Source: The Philadelphia Inquirer
A part of Bhoo Devi was still a tub of mud last week.
But as two priests crouched on the floor Thursday, scooping out the mud and shaping it - here a hand, there a foot, now a face - it took on the coarse, dark contours of a goddess: the deity revered by Hindus as Bhoo Devi, or "Mother Earth."
"This is soil from the seven holiest rivers in India," explained Kasiram Dikshith, a priest of the new Bharatiya Temple in Chalfont, where Bhoo Devi was taking shape. Around him, a dozen Hindu priests from across India were busily weaving sacred grass and making intricate yantras, or mandalas, out of colored rice.
Later in the day, they would dissolve Bhoo Devi in a bath of water from all seven oceans - the opening ritual in a rare, five-day consecration rite that will, believers say, plant the spirits of Hindu deities into the temple's life-size stone idols.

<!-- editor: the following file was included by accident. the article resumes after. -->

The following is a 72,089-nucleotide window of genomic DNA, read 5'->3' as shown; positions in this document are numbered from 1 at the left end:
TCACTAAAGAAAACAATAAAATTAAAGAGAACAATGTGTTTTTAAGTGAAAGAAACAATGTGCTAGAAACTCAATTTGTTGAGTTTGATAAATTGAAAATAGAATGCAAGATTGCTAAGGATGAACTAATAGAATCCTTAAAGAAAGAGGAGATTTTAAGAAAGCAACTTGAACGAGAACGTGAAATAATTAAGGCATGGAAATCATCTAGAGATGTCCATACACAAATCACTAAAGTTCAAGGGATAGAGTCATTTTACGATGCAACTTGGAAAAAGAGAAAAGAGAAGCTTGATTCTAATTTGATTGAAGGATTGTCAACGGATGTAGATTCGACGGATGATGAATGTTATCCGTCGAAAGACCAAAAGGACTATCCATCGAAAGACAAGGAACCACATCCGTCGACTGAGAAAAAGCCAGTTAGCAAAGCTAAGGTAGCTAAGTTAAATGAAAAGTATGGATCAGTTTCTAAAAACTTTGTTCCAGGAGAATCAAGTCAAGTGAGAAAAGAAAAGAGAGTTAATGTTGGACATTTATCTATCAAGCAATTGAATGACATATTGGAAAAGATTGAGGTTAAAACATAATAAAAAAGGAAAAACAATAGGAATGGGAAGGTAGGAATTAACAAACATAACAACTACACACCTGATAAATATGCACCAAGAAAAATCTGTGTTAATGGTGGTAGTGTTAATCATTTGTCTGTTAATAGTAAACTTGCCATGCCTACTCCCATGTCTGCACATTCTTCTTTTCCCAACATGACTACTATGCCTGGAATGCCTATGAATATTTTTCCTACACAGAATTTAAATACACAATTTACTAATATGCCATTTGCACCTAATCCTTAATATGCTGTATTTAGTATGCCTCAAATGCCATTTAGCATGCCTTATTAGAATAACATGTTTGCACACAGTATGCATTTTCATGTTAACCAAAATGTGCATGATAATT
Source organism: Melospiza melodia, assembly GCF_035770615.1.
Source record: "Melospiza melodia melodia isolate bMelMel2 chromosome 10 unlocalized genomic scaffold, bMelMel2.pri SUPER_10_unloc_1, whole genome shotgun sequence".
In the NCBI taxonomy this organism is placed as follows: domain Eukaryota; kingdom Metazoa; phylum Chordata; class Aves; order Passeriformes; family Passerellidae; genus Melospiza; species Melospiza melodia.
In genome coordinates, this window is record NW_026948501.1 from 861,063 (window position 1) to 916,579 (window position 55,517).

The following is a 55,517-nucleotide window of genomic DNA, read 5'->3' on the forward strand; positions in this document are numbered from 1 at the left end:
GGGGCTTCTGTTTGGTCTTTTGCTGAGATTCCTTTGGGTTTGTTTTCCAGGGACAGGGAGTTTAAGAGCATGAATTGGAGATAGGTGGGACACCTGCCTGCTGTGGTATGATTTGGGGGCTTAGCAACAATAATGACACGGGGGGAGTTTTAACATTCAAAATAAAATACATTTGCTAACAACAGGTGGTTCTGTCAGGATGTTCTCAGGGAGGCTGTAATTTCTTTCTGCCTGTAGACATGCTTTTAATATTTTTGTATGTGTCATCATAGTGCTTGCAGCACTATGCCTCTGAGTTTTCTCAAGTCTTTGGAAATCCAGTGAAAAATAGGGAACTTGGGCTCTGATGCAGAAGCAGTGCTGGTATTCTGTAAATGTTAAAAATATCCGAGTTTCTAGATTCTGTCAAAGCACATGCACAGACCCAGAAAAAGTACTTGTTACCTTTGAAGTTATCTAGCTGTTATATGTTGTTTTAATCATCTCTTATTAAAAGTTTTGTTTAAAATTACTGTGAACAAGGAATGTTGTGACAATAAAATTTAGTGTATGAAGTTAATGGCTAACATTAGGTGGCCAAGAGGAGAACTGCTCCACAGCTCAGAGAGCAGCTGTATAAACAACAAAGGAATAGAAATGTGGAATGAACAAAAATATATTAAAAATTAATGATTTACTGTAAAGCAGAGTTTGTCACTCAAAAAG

A Prana Pratishtha Mahotsava ceremony transforming the statues into icons is a "once-in-a-lifetime event," said Akanksha Kalra, a trustee of the temple.
The sacred ceremony, which began that evening under a cavernous white tent in the parking lot, will culminate tomorrow morning inside the temple's new sanctuary.